#9 DougT ONLINE  

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Posted March 15, 2016 - 04:42 PM

I wouldn't agree with the serial number being 1934. There has never been any sure way to date the early numbers. There are later Standards that are still pre Monarch that have numbers in the 9000 range. When they got to the Monarch designation, they were into 5 digit numbers. The change to the Monarch designation happened in the 34-35 range.

 

If you go back to the first post in the Standard thread, you will see these same wheels in the tractor pictured. This is only the second tractor I've seen with these style wheels. I'm fairly sure the wheels are the plow wheel for the 2nd gen Kinkade that the engine is used from. They are identical to the model K Kinkade plow wheel with the exception of the drive. Notice how the rachet pawl is on the wheel and the cog is on the separate piece fastened to the axle. On all the other Standards the cog is made on the wheel and the pawl is fastened to the axle. I haven't found anyone with a second gen plow set up to compare. Even the ones with the tall wheels don't have this set up, they are more like the later ones.

 

Have you ever tried researching the numbers on the starter? I wonder if that would tell us anything?


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#10 Rustysteele OFFLINE  

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Posted March 16, 2016 - 06:56 AM

Thanks for the input Doug! Back when I had it on Ebay, someone messaged me that the serial number put it from 1934, This is the only Standard I have left so I don`t have any to do a number comparison with, i`m glad you do.

I knew that the wheels looked familiar, now I know why! A couple years I started researching the numbers on the starter, but then it got busy here and never finished. That`s definitely something to look into, at least it will give us a year for the starter parts.

there`s a good chance now that it could be home-made, but I still have trouble thinking that a farmer or blacksmith would take such pains to make it look so professional, and use rivets instead of bolts to hold the battery framework together. It all boils down to a really neat tractor, no matter who added the starter! I`ll let you guys know what I come up with on the starter numbers.



#11 boyscout862 ONLINE  

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Posted March 16, 2016 - 08:58 AM

Thanks for the input Doug! Back when I had it on Ebay, someone messaged me that the serial number put it from 1934, This is the only Standard I have left so I don`t have any to do a number comparison with, i`m glad you do.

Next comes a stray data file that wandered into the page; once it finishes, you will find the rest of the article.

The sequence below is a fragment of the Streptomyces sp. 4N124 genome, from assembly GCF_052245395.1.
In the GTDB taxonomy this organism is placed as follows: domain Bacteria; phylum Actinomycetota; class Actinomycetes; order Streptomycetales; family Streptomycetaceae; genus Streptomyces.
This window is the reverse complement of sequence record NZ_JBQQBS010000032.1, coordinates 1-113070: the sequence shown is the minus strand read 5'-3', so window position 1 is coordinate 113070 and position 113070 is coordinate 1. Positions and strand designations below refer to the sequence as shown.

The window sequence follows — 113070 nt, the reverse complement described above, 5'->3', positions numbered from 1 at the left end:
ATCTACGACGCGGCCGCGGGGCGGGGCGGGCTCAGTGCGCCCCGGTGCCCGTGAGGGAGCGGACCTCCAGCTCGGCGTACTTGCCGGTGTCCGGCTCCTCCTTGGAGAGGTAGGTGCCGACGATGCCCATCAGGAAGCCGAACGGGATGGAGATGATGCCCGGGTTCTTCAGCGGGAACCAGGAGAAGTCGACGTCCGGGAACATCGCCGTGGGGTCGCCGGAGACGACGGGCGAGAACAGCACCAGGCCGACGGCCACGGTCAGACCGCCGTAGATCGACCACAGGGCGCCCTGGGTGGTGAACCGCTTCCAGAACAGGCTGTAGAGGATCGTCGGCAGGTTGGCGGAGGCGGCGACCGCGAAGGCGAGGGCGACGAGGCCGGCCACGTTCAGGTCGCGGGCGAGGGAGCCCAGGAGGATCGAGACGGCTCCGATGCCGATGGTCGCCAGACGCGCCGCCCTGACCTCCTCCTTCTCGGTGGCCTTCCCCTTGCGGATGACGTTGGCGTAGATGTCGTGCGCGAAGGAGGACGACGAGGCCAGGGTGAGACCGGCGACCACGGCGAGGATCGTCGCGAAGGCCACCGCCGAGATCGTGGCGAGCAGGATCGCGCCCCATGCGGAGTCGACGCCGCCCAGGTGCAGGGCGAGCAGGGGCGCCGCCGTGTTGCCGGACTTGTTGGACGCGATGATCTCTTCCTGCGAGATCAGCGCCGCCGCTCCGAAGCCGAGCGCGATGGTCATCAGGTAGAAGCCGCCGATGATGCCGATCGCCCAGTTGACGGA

I knew that the wheels looked familiar, now I know why! A couple years I started researching the numbers on the starter, but then it got busy here and never finished. That`s definitely something to look into, at least it will give us a year for the starter parts.

there`s a good chance now that it could be home-made, but I still have trouble thinking that a farmer or blacksmith would take such pains to make it look so professional, and use rivets instead of bolts to hold the battery framework together. It all boils down to a really neat tractor, no matter who added the starter! I`ll let you guys know what I come up with on the starter numbers.

Rivets are what blacksmiths use. They were cheaper than bolts. They can be heated and formed in the forge. Use them to connect when they are red hot. When they cool, they shrink and pull the connection together real tight. My first forge is a "rivet forge" and was designed to be used on construction sites.

 

1934 was in the heart of the Depression. Most farmers were lacking any cash so, pennys were pinched everywhere. During WWII, there were shortages of everything. Maybe this was several machines salvaged together to make one. Again, I would suspect a worker from that factory. It gets more interesting the more we think about it. Good Luck, Rick


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#12 Rustysteele OFFLINE  

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Posted March 16, 2016 - 04:24 PM

If anyone in the New England area wants to check it out, I`ll have it at the Belltown engine show in East Hampton, CT at the end of April. It might even be running! Thanks for all the comments everybody!


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#13 Rustysteele OFFLINE  

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Posted March 16, 2016 - 05:52 PM

I checked the numbers on the starter, it`s a Delco-Remy Model 738G, Serial # 391982. I have an old Delco-Remy book here somewhere, but of course I can`t find it now! I did an internet search, and all I could find is that it was made for 1935-6 Chevrolets, but mine is without the Bendix and a different nosecone. I`ll have to take a close look at it and see if the nosecone on mine is just the broken off automotive one or ??? Does anyone here have access to something that might give more info on it?



#14 Clifford Bridgford ONLINE  

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Posted March 18, 2016 - 02:05 PM

Bill,

          I have a Standard pre-Monarch that is in real nice original condition.  The serial number is 42371. As far as electric starting systems without a charging system go, we have to remember that the factory starting system on a Gravely Tee Head engine had no charging system, and they used this through 1976.

 

Cliff


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#15 Rustysteele OFFLINE  

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Posted March 18, 2016 - 02:33 PM

Thanks Cliff! That would put the serial number back into the mid 1920`s possibly. I think this is one mystery that will never be solved. Whether it`s factory or farm made, it really doesn`t matter, it`s a neat machine and that`s what matters! You might see it at Zagrays this July Cliff!